Posted in: Museums & Tours, School, Sightseeing

Old Exchange & Provost Dungeon (Charleston, South Carolina)

            Hey guys! It’s Will here with another blog! Today we’re visiting the Old Exchange & Provost Dungeon. It costs $10 per person with reduced rates for seniors and students. The Dungeon is set below the Old Exchange where they traded everything from cotton to slaves. Auctions were rarely held in the dungeon (basement) however, but held just outside the Exchange. This might have been helpful so that once you bought something you could go pay your taxes on it. Two birds with one stone.

                On the main floor you enter on, there is a lot of information and it is easy to get overwhelmed. In the back is the history of some South Carolina’s cash crops and some plaques on special people who brought or invented them in the State. In the room to the left of the entrance there are some cool pieces they have received such as a case of old weapons such as flintlocks and muskets. They also have an old desk that was used by plantation owners back in the day. To the right of the door is a historic room where they made it look like it would have. It also serves as the meeting spot where the Daughter’s of American Revolution, I think that is the right name, meet. On the top floor are some more plaques that are made to tell you about the life of an enslaved person and of a women’s role and life in pre-Civil War period. George Washington also visited Charleston, so there is information about his visit here too.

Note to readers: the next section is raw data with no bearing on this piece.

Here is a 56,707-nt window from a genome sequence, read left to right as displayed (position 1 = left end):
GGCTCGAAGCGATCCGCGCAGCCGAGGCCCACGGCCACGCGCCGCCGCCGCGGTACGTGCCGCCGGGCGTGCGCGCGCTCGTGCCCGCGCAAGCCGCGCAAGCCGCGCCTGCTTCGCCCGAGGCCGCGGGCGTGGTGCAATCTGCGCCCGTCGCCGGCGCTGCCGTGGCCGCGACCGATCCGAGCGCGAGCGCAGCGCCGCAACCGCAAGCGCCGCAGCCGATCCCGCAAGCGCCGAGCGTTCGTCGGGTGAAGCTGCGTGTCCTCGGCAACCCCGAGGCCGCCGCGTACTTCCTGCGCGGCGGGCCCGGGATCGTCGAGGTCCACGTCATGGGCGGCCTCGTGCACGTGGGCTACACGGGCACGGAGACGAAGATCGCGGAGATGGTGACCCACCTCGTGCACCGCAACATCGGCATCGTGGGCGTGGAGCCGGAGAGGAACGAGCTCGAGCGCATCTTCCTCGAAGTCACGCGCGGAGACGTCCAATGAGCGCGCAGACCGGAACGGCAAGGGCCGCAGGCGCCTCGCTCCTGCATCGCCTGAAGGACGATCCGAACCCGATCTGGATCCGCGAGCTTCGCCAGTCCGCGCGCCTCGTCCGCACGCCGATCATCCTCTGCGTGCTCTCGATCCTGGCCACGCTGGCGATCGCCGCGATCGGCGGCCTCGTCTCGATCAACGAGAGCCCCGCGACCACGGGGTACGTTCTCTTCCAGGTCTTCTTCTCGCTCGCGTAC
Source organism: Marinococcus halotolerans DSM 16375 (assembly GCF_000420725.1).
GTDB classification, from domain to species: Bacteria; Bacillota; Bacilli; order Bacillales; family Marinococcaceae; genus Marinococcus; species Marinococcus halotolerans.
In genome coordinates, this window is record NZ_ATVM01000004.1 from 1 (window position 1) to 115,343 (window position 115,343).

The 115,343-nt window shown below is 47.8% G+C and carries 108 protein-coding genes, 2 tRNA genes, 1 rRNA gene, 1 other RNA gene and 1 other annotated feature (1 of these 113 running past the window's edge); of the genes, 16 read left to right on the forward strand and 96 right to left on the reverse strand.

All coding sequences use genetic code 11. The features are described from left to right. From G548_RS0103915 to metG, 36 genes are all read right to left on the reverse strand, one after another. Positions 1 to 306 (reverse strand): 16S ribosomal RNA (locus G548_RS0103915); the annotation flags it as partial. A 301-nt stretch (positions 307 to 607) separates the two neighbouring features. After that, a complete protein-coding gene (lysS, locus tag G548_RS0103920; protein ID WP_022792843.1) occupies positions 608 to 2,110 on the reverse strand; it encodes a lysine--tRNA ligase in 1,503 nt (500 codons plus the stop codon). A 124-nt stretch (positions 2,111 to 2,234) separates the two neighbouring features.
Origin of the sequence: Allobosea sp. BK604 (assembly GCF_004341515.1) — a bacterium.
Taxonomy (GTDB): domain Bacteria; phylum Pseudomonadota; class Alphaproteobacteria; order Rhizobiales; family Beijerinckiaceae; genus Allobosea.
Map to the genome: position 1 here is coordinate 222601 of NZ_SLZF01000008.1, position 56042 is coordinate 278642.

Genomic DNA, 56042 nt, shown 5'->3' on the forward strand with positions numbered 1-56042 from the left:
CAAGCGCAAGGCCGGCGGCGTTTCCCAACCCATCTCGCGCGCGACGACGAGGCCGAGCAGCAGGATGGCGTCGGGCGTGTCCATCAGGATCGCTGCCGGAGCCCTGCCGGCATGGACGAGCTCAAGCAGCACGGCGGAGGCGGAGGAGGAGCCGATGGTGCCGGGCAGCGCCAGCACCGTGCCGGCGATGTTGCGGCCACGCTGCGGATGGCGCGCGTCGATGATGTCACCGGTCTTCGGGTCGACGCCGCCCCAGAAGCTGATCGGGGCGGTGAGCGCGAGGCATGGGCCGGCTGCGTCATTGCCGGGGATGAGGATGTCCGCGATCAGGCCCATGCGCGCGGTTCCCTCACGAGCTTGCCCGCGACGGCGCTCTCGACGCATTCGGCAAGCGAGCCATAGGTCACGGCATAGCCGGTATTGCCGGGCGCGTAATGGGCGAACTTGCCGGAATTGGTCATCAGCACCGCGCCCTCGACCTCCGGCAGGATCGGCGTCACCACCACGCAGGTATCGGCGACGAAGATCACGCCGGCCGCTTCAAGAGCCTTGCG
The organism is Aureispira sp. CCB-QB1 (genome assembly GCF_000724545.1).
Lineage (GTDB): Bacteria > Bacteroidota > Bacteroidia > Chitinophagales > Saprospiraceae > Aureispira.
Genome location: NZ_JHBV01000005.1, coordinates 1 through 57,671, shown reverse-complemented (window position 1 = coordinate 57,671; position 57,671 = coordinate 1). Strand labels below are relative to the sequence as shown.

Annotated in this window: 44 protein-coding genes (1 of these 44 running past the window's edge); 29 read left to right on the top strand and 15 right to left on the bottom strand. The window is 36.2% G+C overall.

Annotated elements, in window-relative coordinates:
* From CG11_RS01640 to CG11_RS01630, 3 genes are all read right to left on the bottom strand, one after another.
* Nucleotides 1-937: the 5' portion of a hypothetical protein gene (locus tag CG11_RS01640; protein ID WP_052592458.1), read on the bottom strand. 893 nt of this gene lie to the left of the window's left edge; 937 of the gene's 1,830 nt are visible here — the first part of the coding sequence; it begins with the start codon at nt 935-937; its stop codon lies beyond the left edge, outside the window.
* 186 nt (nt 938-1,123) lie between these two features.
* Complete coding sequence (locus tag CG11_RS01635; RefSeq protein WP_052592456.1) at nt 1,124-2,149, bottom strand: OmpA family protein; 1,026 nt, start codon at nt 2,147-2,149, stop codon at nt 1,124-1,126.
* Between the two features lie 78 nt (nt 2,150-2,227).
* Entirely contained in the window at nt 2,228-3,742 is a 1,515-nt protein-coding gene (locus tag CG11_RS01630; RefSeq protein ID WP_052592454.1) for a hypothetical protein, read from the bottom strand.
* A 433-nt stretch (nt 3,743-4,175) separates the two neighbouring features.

Now let’s get to the part you all want to actually read about…Provost Dungeon! The dungeon itself needs a tour guide as they have rigged the rooms with only mannequins so if you don’t go with one of the offered tours you will have no idea what you are doing. During the Revolutionary War is where we will focus in for now. Charleston had it’s own Tea Party and stored the tea in the Old Exchange. They later sold it to pay for weapons to fight the British. Eventually, the British captured Charleston and they needed somewhere to keep their prisoners. The actual prison was full and so they made due with what they had…The Old Exchange. They turned the basement into a jail and used the top parts as living quarters. When the city knew the British would win, they hid their gunpowder behind a fake wall in the Old Exchange. The British never found it! I thought the museum did a good job explaining everything and the history of the Exchange and if you want to learn a lot of new things be sure to make a visit The Old Exchange.

DETAILS:*

  • TICKETS: $10/adults, $5/child (ages 7-12), discount available for military, teachers, students, seniors. COVID Restrictions: masks required
  • HOURS: Daily 9:00 am to 5:00 pm (closed Thanksgiving, Christmas Day, New Years Day), Tours are every 1/2 hour from 10:00 am to 4:00 pm
  • PARKING: Pay parking on street or nearby lots
  • BATHROOM: Yes
  • TIME RECOMMENDED: 1-3 hours
  • *Details correct at the time of posting, but please double check before you go.

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